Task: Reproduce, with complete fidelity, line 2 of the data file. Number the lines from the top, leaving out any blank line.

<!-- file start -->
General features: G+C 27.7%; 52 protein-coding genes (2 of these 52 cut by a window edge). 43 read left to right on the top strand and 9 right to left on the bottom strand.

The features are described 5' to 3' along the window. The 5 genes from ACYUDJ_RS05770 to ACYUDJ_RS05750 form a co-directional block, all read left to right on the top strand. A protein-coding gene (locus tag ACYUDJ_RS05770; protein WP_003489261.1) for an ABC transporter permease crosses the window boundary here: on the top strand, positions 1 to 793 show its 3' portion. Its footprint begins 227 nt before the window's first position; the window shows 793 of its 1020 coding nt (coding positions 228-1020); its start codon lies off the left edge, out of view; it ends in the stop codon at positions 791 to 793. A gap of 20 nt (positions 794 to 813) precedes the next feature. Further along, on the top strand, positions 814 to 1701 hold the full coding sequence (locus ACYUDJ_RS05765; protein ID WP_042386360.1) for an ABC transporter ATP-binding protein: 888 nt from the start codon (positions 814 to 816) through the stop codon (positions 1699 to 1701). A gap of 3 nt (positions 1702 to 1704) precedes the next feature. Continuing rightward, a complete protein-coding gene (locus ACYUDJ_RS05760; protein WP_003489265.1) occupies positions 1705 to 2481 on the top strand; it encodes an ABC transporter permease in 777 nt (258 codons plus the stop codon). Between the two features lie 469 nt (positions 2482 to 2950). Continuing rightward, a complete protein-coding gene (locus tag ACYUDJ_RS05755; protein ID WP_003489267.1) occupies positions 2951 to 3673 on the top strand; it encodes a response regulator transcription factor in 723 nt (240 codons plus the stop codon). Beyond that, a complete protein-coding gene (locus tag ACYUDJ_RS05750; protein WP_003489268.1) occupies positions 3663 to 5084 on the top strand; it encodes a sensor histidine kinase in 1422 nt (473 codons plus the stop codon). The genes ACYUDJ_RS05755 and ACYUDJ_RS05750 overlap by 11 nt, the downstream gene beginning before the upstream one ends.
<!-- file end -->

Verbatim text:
The features are described 5' to 3' along the window. The 5 genes from ACYUDJ_RS05770 to ACYUDJ_RS05750 form a co-directional block, all read left to right on the top strand. A protein-coding gene (locus tag ACYUDJ_RS05770; protein WP_003489261.1) for an ABC transporter permease crosses the window boundary here: on the top strand, positions 1 to 793 show its 3' portion. Its footprint begins 227 nt before the window's first position; the window shows 793 of its 1020 coding nt (coding positions 228-1020); its start codon lies off the left edge, out of view; it ends in the stop codon at positions 791 to 793. A gap of 20 nt (positions 794 to 813) precedes the next feature. Further along, on the top strand, positions 814 to 1701 hold the full coding sequence (locus ACYUDJ_RS05765; protein ID WP_042386360.1) for an ABC transporter ATP-binding protein: 888 nt from the start codon (positions 814 to 816) through the stop codon (positions 1699 to 1701). A gap of 3 nt (positions 1702 to 1704) precedes the next feature. Continuing rightward, a complete protein-coding gene (locus ACYUDJ_RS05760; protein WP_003489265.1) occupies positions 1705 to 2481 on the top strand; it encodes an ABC transporter permease in 777 nt (258 codons plus the stop codon). Between the two features lie 469 nt (positions 2482 to 2950). Continuing rightward, a complete protein-coding gene (locus tag ACYUDJ_RS05755; protein ID WP_003489267.1) occupies positions 2951 to 3673 on the top strand; it encodes a response regulator transcription factor in 723 nt (240 codons plus the stop codon). Beyond that, a complete protein-coding gene (locus tag ACYUDJ_RS05750; protein WP_003489268.1) occupies positions 3663 to 5084 on the top strand; it encodes a sensor histidine kinase in 1422 nt (473 codons plus the stop codon). The genes ACYUDJ_RS05755 and ACYUDJ_RS05750 overlap by 11 nt, the downstream gene beginning before the upstream one ends.